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    1. I would settle for enough to pay off my kids' student loans but don't tell anyone!

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  2. I have been to Kaboom. One must be carful not to excite the natives.

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    1. I noticed an area of calm during my stay. Should have come over and said hello.

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  3. Cute song.

    Since explosions are commonplace for the Kaboomians, what do they do for sensationalism in their own cinematic endeavors?

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    1. Opening and closing credits comprise the whole of their films. Off-planet expeditions are made in search of something to put in between.

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  4. Your methods are indeed your own, that's for sure.

    Given our culture and geopolitics, are we absolutely sure the Kaboomians aren't living among us, thinly disguised? Guys like Quentin Tarantino, Kim Jong Un, and Lewis Black, while of varying usefulness and merit, make me wonder if we're all traditional carbon-based life forms.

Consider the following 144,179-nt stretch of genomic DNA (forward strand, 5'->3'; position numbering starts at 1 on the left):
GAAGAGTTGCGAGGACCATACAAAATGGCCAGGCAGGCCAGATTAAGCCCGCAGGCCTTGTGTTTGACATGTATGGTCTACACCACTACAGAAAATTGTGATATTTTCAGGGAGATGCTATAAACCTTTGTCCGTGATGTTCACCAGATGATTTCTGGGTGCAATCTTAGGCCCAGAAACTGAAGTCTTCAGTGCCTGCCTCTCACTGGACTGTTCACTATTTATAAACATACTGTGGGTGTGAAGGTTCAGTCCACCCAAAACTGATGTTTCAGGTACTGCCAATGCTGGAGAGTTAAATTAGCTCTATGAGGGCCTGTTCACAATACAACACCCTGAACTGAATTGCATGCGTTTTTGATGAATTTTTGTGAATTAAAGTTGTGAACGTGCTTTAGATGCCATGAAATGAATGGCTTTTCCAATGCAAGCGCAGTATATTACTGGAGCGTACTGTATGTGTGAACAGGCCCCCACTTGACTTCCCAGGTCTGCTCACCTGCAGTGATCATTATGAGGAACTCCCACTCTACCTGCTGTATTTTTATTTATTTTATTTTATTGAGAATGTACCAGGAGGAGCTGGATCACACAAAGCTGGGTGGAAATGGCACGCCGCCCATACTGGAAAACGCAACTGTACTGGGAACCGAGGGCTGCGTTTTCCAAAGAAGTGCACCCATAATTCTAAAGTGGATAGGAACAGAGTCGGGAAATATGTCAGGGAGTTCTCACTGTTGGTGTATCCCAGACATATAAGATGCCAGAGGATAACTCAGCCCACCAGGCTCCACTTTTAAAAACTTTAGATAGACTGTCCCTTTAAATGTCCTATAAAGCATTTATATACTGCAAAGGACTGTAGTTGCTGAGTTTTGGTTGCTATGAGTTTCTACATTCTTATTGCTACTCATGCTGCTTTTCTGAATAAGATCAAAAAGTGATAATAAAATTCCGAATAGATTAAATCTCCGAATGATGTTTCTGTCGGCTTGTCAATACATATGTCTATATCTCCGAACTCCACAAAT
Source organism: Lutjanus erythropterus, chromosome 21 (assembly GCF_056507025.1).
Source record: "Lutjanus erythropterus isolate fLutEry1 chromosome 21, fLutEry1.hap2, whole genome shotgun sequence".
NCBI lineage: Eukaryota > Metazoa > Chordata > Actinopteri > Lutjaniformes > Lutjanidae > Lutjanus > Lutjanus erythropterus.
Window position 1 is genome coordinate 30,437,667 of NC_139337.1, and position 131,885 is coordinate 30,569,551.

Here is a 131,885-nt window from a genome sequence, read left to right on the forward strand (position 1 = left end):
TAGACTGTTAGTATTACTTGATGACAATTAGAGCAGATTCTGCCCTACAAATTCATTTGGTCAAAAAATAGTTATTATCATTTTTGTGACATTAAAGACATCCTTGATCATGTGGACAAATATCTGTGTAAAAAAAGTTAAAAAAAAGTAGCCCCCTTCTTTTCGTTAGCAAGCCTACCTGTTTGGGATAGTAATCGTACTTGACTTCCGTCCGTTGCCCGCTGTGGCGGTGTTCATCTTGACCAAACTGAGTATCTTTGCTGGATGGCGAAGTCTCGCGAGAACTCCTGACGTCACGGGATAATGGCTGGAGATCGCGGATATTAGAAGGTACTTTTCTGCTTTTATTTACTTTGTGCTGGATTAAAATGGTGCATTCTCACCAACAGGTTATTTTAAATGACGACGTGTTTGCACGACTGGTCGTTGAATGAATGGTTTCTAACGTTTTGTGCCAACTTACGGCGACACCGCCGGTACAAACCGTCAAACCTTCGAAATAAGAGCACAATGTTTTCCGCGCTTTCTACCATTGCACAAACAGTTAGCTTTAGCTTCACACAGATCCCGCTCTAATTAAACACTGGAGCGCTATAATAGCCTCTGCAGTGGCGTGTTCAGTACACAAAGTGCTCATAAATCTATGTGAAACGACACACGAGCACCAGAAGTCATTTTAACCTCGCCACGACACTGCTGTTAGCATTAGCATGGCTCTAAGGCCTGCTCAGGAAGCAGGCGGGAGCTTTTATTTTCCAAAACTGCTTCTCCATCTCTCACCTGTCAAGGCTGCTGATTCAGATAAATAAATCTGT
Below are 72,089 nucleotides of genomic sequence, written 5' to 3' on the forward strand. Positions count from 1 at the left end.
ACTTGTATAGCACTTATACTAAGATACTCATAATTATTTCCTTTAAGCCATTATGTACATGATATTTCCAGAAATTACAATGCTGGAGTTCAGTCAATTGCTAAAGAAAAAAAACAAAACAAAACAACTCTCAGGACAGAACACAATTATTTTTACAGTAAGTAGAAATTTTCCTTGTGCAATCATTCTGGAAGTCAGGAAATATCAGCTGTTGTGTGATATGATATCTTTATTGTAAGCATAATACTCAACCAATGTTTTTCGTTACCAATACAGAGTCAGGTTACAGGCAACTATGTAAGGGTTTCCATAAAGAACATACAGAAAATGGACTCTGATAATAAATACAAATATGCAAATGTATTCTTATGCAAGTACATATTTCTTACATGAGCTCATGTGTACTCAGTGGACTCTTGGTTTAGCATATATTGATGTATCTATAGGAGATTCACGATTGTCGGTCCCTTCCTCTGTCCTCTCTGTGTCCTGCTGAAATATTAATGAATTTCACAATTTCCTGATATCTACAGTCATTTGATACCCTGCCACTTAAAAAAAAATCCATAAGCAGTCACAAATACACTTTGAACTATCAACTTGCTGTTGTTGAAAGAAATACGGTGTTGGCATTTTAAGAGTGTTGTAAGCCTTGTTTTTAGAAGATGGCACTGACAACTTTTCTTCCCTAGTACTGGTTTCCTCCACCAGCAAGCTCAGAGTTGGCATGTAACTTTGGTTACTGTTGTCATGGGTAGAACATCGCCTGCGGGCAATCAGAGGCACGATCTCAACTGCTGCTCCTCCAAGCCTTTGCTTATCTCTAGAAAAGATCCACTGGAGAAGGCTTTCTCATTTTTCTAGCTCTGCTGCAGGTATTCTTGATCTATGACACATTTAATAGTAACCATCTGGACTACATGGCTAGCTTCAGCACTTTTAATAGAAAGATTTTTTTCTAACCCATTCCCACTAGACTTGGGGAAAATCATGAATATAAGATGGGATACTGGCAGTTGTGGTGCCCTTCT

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    1. Gunpowder-based life-forms are very shy of open flames. So lighting a match is one way to tell.

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  5. Invasion Of The Kaboomians....I feel a script coming on but my pen just exploded. I may have met a Kaboomian or two in the course of my life now that I think about it.

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    1. If you know people who may be Kaboomian, lend them a sweater. If it comes back looking like it was worn by an explosion, that's conclusive.

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  6. Sorry, still giggling too much to make a serious comment. But then a serious comment would be out of place. I'll just read it through again, and keep giggling.

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    1. Most kind Tom! Glad you you enjoyed essay.

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  7. I think I need to understand French in order to get the connection with the song? Yes? Consternation.

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    1. Ah, I just like that song. Chas. Trenet used "boum" (=Eng. "boom") for his lyrical message: "When the heart goes Boom...love wakes up." It's such a fun tune.

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  8. I once tried to learn ESL in a summer school class but had to eventually abandon it because, for some strange reason, my ears kept ringing.